occurred and are DENIED as moot.
On a motion for summary judgment, I must evaluate admissible evidence
in the light most favorable to the non-moving party.
Bennett v. Roberts, 295 F.3d 687, 694 (7th Cir. 2000). The defendants
effectively admit to breaching both policies. Mr. Finney acknowledges
that he stopped paying premiums during the coverage period of the second
policy and that he paid only the estimated premium on the first. It is
clear from the record that Mr. Finney obstructed Liberty's attempts to
perform the audits required by the contract. Mr. Finney's entire argument
in his own defense boils down to the allegation that the figure in the
final audit was much larger than either party contemplated at the time
the agreement was signed. That may be, but the contract clearly states
that Decking would pay the final premium as calculated by Liberty in its
audit at the end of the coverage period. It also states that this final
premium may be higher or lower than the estimated premium. Decking insists
that the figures are too high, but does not point out any accounting
errors or factual mistakes in Liberty's calculation of the total. Nor
does it offer any reason why it should not have to pay other than the
fact that Mr. Finney relied on the expertise of his insurance broker,
Howard Mack, in applying for insurance. This is not enough to permit him
or Decking to escape from the contract he signed. Furthermore, if the
final premium was higher than anticipated at the outset of the contract,
this is largely because Mr. Finney did not reveal at the outset that the
largest portion of his business consisted of steel erection work. Summary
judgment is therefore appropriate on the breach of contract claim.
Illinois law provides that "Creditors shall be allowed to receive at
the rate of five (5) per centum per annum for all moneys after they
become due on any bond, bill, promissory note, or other instrument of
writing." 815 ILL. COMP. STAT. 205/2. This prejudgment interest is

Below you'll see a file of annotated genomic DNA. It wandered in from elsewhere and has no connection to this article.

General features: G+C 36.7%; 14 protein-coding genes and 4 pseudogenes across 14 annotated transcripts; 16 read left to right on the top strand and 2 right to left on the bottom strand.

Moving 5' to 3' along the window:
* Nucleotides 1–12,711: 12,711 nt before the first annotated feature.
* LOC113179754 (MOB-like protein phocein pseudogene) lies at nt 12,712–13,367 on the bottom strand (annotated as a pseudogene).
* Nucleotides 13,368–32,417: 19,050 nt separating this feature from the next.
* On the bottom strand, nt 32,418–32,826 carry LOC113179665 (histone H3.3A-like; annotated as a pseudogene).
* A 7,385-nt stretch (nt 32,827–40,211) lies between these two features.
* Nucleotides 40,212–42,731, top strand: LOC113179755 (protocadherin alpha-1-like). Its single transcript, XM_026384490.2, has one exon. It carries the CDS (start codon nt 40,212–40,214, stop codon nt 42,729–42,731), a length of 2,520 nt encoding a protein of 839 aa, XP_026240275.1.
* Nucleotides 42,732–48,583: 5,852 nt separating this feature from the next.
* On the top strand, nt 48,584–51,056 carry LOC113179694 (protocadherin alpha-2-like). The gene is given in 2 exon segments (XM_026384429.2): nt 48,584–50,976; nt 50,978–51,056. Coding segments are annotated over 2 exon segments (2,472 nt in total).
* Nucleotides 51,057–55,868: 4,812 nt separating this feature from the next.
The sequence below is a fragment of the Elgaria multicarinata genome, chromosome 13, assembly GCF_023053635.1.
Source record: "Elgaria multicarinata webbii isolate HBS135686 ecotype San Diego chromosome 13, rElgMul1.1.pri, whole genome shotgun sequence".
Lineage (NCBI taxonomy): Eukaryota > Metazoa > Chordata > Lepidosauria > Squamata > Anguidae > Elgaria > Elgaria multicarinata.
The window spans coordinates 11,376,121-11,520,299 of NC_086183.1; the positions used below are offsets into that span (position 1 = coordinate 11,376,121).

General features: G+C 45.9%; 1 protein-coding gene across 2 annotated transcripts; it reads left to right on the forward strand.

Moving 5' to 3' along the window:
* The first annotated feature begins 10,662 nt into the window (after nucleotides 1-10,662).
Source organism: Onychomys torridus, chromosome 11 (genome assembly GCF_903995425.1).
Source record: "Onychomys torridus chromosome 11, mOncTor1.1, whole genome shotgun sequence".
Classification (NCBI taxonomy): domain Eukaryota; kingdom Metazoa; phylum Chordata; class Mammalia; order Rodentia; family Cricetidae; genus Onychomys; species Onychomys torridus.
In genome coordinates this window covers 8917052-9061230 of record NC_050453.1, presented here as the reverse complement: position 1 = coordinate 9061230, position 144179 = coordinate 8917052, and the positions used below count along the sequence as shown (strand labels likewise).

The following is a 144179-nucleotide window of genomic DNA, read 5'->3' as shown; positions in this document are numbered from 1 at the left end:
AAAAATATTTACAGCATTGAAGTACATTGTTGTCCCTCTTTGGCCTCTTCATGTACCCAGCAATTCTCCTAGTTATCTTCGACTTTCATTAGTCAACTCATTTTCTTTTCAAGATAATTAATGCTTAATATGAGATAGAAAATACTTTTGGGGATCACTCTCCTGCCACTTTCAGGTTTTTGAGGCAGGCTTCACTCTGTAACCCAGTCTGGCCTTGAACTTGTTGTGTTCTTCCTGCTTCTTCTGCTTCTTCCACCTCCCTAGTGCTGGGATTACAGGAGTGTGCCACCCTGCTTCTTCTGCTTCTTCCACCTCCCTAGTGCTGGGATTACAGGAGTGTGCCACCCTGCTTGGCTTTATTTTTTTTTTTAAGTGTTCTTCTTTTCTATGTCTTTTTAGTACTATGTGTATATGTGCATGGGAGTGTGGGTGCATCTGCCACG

properly awarded where "a debtor-creditor relationship has come into being
and the amount due is fixed or readily ascertainable by calculation or
computation." Zayre Corp. v. SM & R Co., Inc., 882 F.2d 1145, 1156 (7th
Cir. 1989). Premiums owed on an insurance policy may fall under the act
because the insurance contract is an instrument of writing. W.E. O'Neil
Constr. Co. v. Gen. Cas. Co. of Ill., 748 N.E.2d 667, 674 (Ill.App. Ct.
2001). Here, the amount due is readily calculable based on the number and
type of covered workers employed by Decking. Thus, Liberty is entitled to
collect prejudgment interest in addition to the premiums owed.
Summary judgment is similarly appropriate on the claim of negligent
misrepresentation. The elements of a claim for negligent
misrepresentation in Illinois are as follows:
(1) a false statement of material fact, (2)
carelessness or negligence in ascertaining the truth
of the statement by the party making it, (3) an
intention to induce the other party to act, (4) action
by the other party in reliance on the truth of the
statement, and (5) damage to the other party resulting
from such reliance, (6) when the party making the
statement is under a duty to communicate accurate
Roe v. Jewish Children's Bureau of Chicago, 790 N.E.2d 882, 893
(Ill.App. Ct. 2003). No genuine issue of fact exists as to any of
these elements. It is undisputed that, despite knowing that his company
engaged in steel erection, Mr. Finney failed to identify any of his
employees as performing this type of work in his insurance application.
Mr. Finney also stated, inaccurately, that Decking was not related
through common management or ownership to any other entity, had not
consolidated, merged, or changed its name in the last five years, and
made other untrue statements. It could, perhaps, be argued that Mr.
Finney did not realize that he was mislabeling his employees on the
application, but it was certainly negligent to apply for workers'
compensation insurance without bothering to check which premium
categories applied to which of his workers. Mr. Finney obviously intended
to induce Liberty to act; that was the purpose of the application. It is
also undisputed that the precise type of work undertaken by Mr. Finney's
employees affected the risk to Liberty and the premiums it would have
charged. Finally, an insurance applicant bears a duty to make a complete
and truthful disclosure of all relevant information. New England Mut.
Life Ins. Co. v. Bank of Ill., 994 F. Supp. 970, 976 N.D. Ill. 1998)
Counts IX, XI, and XII present questions of fact. Summary judgment
would be proper on the fraud counts only if no reasonable jury could find
that the defendants did not act intentionally. While the defendants'
behavior was, at a minimum, negligent, Liberty has not met its burden of
showing that the deception was
intentional. Count IX, unjust enrichment, may be pursued in the presence
of a written contract between the parties only if it sounds in tort,
rather than in quasi-contract. Peddinghaus v. Peddinghaus, 692 N.E.2d 1221,
1225 (Ill.App. Ct. 1998). The tort alleged here is fraud, but summary
judgment is denied on the fraud claim. Thus, it is also denied on the
unjust enrichment claim predicated on the fraud claim.